Economy & Business

The Palantir Paradox

(Dreamstime image: Mrhighsky)
Two questions about ‘discrimination’

The arresting headline — “U.S. Department of Labor sues Palantir for racial discrimination” — could have gone with two very different stories.

The first possible story, the obvious and boring one, turns out, alas, to be the operative one: The Obama administration is going after Palantir Technologies, a “big data” concern started by Silicon Valley entrepreneur Peter Thiel, on the grounds that it discriminated against Asian-American job applicants. The case is risible, resting on an absurdly small data set (three job descriptions and 21 hiring decisions) and the assumption that applicants for highly specialized positions in one of the world’s most esoteric technology companies are interchangeable widgets.

It is less than obvious that Asian Americans have been shut out of technology jobs in Silicon Valley, but, by all means, let us consider the question.

Palantir says that the government is engaged in “flawed statistical analysis.” It seems more likely that the Obama administration is engaged in straightforward political retribution and intimidation: Peter Thiel is an increasingly vocal Republican activist who spoke on Donald Trump’s behalf at this year’s Republican National Convention. (In the interest of disclosure, I should note that he is a contributor, both editorially and financially, to National Review.) Democrats prefer being opposed, if they must be opposed at all, by southern biblioplangists who lend themselves to caricature; cerebral California technology billionaires, on the other hand, are the kind of opposition they could do without, hence the desire to make examples of those who step out of line. Given the current administration’s long, nasty, and criminal history of using agencies of the federal government to go after political enemies, that seems a perfectly reasonable explanation.

(Of course, it is just barely possible that the administration’s motives here are innocent; one of the problems with political corruption is that it casts suspicion on any action that might reasonably be interpreted as corrupt, which is one of the reasons why Lois Lerner and John Koskinen should be in a federal penitentiary.)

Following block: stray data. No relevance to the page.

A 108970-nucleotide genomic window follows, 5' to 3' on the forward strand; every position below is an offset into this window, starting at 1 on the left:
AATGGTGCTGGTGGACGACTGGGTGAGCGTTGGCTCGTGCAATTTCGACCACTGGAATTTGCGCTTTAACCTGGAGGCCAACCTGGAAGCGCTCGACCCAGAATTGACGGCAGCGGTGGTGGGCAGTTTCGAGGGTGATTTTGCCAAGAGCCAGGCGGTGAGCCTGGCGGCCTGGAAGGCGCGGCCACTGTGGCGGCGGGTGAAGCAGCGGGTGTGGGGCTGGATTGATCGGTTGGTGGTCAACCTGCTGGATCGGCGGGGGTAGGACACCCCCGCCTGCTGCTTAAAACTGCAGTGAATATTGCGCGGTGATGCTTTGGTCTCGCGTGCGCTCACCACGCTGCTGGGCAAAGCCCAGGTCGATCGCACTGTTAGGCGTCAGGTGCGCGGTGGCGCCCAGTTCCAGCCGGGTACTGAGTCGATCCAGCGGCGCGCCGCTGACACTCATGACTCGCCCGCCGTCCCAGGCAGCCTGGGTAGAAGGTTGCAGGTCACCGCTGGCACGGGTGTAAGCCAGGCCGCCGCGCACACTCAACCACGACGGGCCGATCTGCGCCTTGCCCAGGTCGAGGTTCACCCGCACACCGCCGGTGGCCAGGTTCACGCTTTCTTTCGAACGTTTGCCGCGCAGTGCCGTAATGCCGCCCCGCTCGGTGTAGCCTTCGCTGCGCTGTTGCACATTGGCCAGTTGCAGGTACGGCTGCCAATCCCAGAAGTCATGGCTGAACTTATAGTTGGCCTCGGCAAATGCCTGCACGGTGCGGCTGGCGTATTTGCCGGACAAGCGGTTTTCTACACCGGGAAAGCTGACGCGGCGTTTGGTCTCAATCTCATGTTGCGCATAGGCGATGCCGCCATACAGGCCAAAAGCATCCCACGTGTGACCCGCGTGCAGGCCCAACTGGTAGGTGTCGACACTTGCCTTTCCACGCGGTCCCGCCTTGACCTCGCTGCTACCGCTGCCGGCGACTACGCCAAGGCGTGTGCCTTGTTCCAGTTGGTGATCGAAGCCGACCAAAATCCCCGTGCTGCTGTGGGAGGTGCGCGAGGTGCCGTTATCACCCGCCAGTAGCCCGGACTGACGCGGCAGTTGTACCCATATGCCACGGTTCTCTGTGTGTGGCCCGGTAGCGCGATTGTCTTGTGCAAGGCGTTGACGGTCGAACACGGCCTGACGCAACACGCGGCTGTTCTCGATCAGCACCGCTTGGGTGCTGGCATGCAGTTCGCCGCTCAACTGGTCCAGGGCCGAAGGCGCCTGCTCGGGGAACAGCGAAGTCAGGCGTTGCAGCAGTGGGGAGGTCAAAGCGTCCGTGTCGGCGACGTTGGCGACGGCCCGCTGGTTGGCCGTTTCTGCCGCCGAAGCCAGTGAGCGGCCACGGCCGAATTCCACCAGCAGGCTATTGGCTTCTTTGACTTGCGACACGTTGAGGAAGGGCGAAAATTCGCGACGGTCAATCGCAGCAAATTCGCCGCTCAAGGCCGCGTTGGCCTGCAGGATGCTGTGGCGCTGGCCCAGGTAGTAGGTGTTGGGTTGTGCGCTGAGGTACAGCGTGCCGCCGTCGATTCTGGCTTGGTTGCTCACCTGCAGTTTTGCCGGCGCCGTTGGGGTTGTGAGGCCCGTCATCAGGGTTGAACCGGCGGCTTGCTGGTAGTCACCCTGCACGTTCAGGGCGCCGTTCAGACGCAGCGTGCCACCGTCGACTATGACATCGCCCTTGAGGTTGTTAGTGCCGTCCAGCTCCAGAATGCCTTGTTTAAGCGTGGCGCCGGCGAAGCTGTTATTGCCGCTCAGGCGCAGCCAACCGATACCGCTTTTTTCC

Thiel, who has shown a flair for litigation lately (he financed Hulk Hogan’s invasion-of-privacy lawsuit against Gawker), probably will be able to manage this conflict with the Labor Department, though the increasingly open tendency of Democrats to weaponize federal agencies and prosecutors’ offices (ask True the Vote, Kay Bailey Hutchison, Tom DeLay, Rick Perry, the Competitive Enterprise Institute, Exxon, the pastors of Houston . . . ) makes one wonder why any large and complex business concern would willingly submit to American jurisdiction when it might as easily incorporate in a country with more honest and transparent public institutions, such as Canada or Switzerland.

But what about the other possible interpretation of that headline? When I read it, I thought for a second that it might mean not that Palantir Technologies Inc. was accused of discrimination but that Palantir itself stood so accused.

Palantir is an artificial-intelligence platform. There are many versions of it operating around the world: The federal government uses it to track down financial criminals and, if the whispers are to be credited, sundry terrorists camped out in the dusty corners of Jihadistan. Hedge funds use it for their own purposes. Information Warfare Monitor used it to uncover the GhostNet in China. It was used to help organize relief efforts after Hurricane Sandy. It is, to say the least, an interesting piece of technology.

But the science-fiction stuff — artificial intelligence, machine-learning systems, neural networks, all that cool-sounding innovation — already is working its way into the much more quotidian aspects of life, particularly in areas such as actuarial analysis and credit. This presents an interesting problem, as Clive Thompson writes in the current edition of Wired: Once a sophisticated neural network is up and running, it “learns” by processing massive amounts of data, and its decision-making processes are opaque, even to the people who designed it. It is a “black box,” a very, very black one, in fact. “Ask its creator how it achieves a certain result and you’ll likely get a shrug,” he writes.